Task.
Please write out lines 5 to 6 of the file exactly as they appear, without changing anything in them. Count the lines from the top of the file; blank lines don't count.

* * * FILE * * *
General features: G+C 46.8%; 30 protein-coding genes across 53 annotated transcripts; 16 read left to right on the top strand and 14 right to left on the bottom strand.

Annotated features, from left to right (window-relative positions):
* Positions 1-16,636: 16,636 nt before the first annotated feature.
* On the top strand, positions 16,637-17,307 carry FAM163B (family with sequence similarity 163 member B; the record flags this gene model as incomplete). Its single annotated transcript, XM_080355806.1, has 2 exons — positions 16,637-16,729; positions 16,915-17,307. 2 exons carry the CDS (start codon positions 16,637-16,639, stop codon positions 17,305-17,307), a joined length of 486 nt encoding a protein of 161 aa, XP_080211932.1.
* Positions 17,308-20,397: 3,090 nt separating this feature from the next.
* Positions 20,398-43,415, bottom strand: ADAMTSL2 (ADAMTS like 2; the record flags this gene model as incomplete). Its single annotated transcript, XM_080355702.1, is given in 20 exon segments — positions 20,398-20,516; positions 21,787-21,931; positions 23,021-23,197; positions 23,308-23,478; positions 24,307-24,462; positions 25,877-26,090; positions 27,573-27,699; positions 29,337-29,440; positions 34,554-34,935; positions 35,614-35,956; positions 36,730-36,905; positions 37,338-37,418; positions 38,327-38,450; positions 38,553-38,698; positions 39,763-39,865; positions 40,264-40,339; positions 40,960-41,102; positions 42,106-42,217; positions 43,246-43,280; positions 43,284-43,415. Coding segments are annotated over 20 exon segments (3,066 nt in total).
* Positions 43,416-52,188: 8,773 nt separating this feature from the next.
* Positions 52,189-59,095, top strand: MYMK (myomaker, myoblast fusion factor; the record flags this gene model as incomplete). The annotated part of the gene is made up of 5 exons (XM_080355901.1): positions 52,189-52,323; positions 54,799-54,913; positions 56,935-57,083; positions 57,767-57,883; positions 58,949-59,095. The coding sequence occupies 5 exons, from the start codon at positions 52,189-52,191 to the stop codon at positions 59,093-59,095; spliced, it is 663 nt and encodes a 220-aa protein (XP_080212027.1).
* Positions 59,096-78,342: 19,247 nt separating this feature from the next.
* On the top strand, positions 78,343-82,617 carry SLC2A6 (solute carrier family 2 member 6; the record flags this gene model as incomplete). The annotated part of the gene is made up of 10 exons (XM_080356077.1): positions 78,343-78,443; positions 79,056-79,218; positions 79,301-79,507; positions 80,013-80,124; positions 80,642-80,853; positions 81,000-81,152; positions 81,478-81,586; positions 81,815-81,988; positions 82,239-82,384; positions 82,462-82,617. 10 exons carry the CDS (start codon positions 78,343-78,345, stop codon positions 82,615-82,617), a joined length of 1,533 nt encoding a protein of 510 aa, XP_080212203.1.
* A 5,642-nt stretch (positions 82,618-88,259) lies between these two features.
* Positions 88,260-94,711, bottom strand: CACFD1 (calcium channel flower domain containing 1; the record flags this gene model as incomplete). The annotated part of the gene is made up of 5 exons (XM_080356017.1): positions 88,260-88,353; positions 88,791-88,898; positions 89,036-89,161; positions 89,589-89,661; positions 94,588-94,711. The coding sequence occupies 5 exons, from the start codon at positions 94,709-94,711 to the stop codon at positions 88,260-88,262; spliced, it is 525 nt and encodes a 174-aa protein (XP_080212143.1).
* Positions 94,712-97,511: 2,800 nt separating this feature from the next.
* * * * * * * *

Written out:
* Positions 17,308-20,397: 3,090 nt separating this feature from the next.
* Positions 20,398-43,415, bottom strand: ADAMTSL2 (ADAMTS like 2; the record flags this gene model as incomplete). Its single annotated transcript, XM_080355702.1, is given in 20 exon segments — positions 20,398-20,516; positions 21,787-21,931; positions 23,021-23,197; positions 23,308-23,478; positions 24,307-24,462; positions 25,877-26,090; positions 27,573-27,699; positions 29,337-29,440; positions 34,554-34,935; positions 35,614-35,956; positions 36,730-36,905; positions 37,338-37,418; positions 38,327-38,450; positions 38,553-38,698; positions 39,763-39,865; positions 40,264-40,339; positions 40,960-41,102; positions 42,106-42,217; positions 43,246-43,280; positions 43,284-43,415. Coding segments are annotated over 20 exon segments (3,066 nt in total).